Now this, THIS is how you open a Roller Derby season.
After a break to rest and train up the Canberra Roller Derby League kicked off its 2010 season on Saturday night with “2010 – A Skate Odyssey” at the Southern Cross Stadium in Tuggeranong. I’d been to “Season’s Beatings”, the Christmas bout that culminated the previous season, as reported here, since which I’d been hassling more than a few friends and acquaintances with how much fun we’d had and how they seriously needed to come along. So as a result we had a few extra friends and relatives along for the show this time, perched in the same spot at the top left of the bleachers where you could see the whole track in one go. By the time we got there there was a gigantic queue stretching from the doors of the stadium all the way back to the street, but luckily it was a good-natured and fast-moving queue and we shuffled briskly forward to the doors.
The conceit of the “Skate Odyssey” thing was science fiction, and the front of house staff had some commendably geeky accessories: there was a Vulcan woman in full Starfleet uniform, and a woman in the white bobblehat uniform worn by the Pan Am stewardess in the 2001: A Space Odyssey shuttle-flight sequence. We checked in, admired the costumes, got our wrists stamped and joined the crowd.
When the two teams zoomed into view, each member posing and waving as her name was called to the cheers and stomps of the spectators, it immediately became apparent that the Surly Griffins had spent their holiday break deciding that it was on. This time they had a team banner to answer that of the Black’n’Blue Belles, their signature beast rampant in green and white, and the knee shorts and singlets uniform of last season had been replaced with some seriously spiffy uniform dresses.
(No pix this time around, sorry, unless I can scavenge some from elsewhere on the net. I was told by the ticketing website and one of the ushers that there was no photography – I saw other people with cameras but they looked official rather than amateur. I’ll try and clarify the photography thing in time for the next bout I go to.)
So the Griffins meant business. The question was going to be, did the Belles mean it more. And for the first quarter or so it appeared that they did. The Belles knew they had to keep the Griffins’ Jammers blocked in and stepped on, denying them room for their quality skatework to tell. The Griffins knew that they had to match the all-in physical game that had won the Belles the title last season. Those two agendas collided on the track. Collided hard. Repeatedly.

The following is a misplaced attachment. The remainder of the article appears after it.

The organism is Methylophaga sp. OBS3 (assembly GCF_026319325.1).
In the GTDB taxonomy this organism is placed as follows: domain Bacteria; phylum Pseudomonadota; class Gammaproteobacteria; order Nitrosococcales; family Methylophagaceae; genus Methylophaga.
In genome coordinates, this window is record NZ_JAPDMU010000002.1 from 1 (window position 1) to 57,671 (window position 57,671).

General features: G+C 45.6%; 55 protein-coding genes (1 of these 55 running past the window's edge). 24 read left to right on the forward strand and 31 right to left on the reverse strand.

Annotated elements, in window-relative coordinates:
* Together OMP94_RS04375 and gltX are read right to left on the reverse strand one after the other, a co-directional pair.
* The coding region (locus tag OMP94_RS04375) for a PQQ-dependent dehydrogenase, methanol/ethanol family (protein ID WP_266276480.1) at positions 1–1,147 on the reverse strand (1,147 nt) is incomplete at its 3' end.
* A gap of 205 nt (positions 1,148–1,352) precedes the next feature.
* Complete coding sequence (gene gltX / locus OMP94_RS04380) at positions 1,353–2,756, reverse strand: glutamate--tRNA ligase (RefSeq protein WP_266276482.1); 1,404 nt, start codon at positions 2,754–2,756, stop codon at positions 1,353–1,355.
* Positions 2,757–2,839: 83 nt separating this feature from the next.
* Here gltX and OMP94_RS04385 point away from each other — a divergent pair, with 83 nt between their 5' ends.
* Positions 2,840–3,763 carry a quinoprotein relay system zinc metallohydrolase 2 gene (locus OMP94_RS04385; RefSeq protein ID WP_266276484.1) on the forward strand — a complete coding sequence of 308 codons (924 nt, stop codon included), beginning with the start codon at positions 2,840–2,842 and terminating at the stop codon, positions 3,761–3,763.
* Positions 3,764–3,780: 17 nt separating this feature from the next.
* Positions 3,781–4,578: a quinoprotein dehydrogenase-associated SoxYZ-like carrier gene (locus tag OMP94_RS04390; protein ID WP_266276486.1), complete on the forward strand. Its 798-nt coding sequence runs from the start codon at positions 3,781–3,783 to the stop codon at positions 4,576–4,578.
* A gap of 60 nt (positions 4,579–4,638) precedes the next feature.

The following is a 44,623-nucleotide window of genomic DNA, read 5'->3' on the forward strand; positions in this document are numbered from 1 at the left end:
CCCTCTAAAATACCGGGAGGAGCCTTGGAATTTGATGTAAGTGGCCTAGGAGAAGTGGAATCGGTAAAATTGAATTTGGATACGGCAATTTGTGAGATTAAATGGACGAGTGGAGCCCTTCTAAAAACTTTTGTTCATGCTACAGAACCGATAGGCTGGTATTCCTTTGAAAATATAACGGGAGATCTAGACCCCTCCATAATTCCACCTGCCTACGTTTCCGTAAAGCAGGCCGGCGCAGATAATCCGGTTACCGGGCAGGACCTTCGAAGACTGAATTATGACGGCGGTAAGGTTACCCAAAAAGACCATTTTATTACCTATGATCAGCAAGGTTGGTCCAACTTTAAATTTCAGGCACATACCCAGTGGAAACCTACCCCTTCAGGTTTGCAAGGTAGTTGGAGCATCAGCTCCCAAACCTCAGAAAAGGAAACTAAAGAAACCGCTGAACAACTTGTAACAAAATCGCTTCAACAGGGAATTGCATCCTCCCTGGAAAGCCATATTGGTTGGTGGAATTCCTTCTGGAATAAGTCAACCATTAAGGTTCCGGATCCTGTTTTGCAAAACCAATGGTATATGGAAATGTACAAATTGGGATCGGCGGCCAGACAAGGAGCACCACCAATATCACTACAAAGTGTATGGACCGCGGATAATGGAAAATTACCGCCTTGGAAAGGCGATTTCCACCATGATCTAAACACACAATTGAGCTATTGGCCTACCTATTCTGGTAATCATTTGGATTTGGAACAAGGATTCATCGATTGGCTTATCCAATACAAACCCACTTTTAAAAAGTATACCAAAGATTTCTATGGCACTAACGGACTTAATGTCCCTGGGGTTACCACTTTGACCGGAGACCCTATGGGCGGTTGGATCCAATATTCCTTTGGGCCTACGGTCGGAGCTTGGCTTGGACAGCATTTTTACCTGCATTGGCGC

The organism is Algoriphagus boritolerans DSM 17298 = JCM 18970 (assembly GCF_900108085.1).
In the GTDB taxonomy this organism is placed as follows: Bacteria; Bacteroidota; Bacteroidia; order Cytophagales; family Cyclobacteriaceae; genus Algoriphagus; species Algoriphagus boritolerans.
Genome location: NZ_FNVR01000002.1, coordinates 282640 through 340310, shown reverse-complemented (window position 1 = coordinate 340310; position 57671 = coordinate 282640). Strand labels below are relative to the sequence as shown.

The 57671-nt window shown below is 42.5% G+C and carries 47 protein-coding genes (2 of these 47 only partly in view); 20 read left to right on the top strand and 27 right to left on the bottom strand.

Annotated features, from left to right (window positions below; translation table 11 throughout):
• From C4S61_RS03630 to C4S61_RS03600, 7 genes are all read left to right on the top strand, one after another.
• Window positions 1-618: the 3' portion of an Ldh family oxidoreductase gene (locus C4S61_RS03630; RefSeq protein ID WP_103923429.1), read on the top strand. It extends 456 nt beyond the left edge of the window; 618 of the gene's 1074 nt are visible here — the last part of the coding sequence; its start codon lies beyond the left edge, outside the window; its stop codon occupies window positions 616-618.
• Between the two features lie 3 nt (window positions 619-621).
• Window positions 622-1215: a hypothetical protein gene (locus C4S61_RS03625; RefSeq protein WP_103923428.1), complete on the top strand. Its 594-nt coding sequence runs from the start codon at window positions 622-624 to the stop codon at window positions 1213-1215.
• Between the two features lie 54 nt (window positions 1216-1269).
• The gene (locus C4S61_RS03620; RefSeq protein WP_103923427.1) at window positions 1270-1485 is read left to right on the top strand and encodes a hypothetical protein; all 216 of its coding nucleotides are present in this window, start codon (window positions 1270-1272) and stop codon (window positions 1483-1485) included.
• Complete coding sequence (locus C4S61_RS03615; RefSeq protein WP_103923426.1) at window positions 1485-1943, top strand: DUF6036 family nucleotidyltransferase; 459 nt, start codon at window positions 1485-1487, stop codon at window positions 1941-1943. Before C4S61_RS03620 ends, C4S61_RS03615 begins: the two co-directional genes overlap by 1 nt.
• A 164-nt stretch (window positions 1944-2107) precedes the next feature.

The level of ferocity that Season’s Beatings took two-thirds of the match to build up kicked right from this bout’s first lap. The pace of the game was faster, the blocks harder, the teams more willing to block and brawl to make space for their Jammers, and indeed to do so when the Jammers weren’t even nearby, just to generally clear out the track. At least one player seemed to crash at every corner and there were a couple of real pile-ups on the straights as the skaters put their speed and formations to use. The crowd, needless to say, lapped it up.
(A quick rules recap for those of you who didn’t ride the link back to the last Derby post: it’s basically a race, with a pack of blockers from each team circling the track, and a single Jammer from each team circling it faster while the other team’s blockers try to stop them. The Jammers score points as they lap the pack and overtake opposing skaters.)
D speculated later on that having a full season and the extra pre-season training under their belts was what made the difference, that being more seasoned and confident on their skates made the teams more willing to be combative. There were indeed some definite advances in technique. We saw lots more combination plays where teammates would steer or brace each other, or push for a boost in speed. The skaters seemed more adept at dealing with falls, dropping onto their knees when they were going off balance so they could be quickly up and accelerating again rather than try and stay on their wheels longer and end up falling. And I think that the players are getting better at blocking as well as more willing – one of my standout memories of the evening was watching the DutchAss of the Belles come around the far left-hand corner, line up two Griffins like a snooker shot and fire them both off the edge of the track with a single deft, hard clip of her shoulder.